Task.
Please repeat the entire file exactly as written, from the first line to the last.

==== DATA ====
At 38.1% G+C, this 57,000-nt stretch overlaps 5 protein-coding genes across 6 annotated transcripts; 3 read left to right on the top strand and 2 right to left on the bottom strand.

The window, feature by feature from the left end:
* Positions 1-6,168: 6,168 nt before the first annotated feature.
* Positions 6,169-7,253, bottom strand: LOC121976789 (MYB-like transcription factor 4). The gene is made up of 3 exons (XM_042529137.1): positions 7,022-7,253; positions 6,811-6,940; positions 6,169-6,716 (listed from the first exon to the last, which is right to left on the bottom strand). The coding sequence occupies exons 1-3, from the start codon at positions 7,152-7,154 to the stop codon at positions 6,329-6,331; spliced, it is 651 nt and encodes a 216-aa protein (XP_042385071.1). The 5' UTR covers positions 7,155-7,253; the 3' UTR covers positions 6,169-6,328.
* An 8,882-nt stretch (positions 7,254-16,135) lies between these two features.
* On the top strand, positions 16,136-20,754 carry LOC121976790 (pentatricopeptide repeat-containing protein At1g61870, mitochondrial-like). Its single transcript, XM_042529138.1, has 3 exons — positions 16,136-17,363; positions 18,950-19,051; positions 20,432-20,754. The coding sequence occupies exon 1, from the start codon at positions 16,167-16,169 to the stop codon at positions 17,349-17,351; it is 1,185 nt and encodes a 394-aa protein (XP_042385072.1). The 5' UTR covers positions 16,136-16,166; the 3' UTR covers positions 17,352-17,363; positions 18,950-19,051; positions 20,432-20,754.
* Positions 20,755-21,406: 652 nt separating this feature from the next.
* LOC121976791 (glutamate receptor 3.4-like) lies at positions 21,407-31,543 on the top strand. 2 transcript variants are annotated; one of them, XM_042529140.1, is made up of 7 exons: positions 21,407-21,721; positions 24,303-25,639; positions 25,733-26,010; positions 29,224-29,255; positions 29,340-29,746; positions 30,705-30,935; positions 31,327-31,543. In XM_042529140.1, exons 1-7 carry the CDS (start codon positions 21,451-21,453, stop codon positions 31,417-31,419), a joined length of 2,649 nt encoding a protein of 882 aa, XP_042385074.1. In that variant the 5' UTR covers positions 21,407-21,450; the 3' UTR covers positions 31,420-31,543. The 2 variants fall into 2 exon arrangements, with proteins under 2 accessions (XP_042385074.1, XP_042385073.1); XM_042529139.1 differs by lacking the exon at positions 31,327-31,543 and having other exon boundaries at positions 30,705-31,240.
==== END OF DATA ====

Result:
At 38.1% G+C, this 57,000-nt stretch overlaps 5 protein-coding genes across 6 annotated transcripts; 3 read left to right on the top strand and 2 right to left on the bottom strand.

The window, feature by feature from the left end:
* Positions 1-6,168: 6,168 nt before the first annotated feature.
* Positions 6,169-7,253, bottom strand: LOC121976789 (MYB-like transcription factor 4). The gene is made up of 3 exons (XM_042529137.1): positions 7,022-7,253; positions 6,811-6,940; positions 6,169-6,716 (listed from the first exon to the last, which is right to left on the bottom strand). The coding sequence occupies exons 1-3, from the start codon at positions 7,152-7,154 to the stop codon at positions 6,329-6,331; spliced, it is 651 nt and encodes a 216-aa protein (XP_042385071.1). The 5' UTR covers positions 7,155-7,253; the 3' UTR covers positions 6,169-6,328.
* An 8,882-nt stretch (positions 7,254-16,135) lies between these two features.
* On the top strand, positions 16,136-20,754 carry LOC121976790 (pentatricopeptide repeat-containing protein At1g61870, mitochondrial-like). Its single transcript, XM_042529138.1, has 3 exons — positions 16,136-17,363; positions 18,950-19,051; positions 20,432-20,754. The coding sequence occupies exon 1, from the start codon at positions 16,167-16,169 to the stop codon at positions 17,349-17,351; it is 1,185 nt and encodes a 394-aa protein (XP_042385072.1). The 5' UTR covers positions 16,136-16,166; the 3' UTR covers positions 17,352-17,363; positions 18,950-19,051; positions 20,432-20,754.
* Positions 20,755-21,406: 652 nt separating this feature from the next.
* LOC121976791 (glutamate receptor 3.4-like) lies at positions 21,407-31,543 on the top strand. 2 transcript variants are annotated; one of them, XM_042529140.1, is made up of 7 exons: positions 21,407-21,721; positions 24,303-25,639; positions 25,733-26,010; positions 29,224-29,255; positions 29,340-29,746; positions 30,705-30,935; positions 31,327-31,543. In XM_042529140.1, exons 1-7 carry the CDS (start codon positions 21,451-21,453, stop codon positions 31,417-31,419), a joined length of 2,649 nt encoding a protein of 882 aa, XP_042385074.1. In that variant the 5' UTR covers positions 21,407-21,450; the 3' UTR covers positions 31,420-31,543. The 2 variants fall into 2 exon arrangements, with proteins under 2 accessions (XP_042385074.1, XP_042385073.1); XM_042529139.1 differs by lacking the exon at positions 31,327-31,543 and having other exon boundaries at positions 30,705-31,240.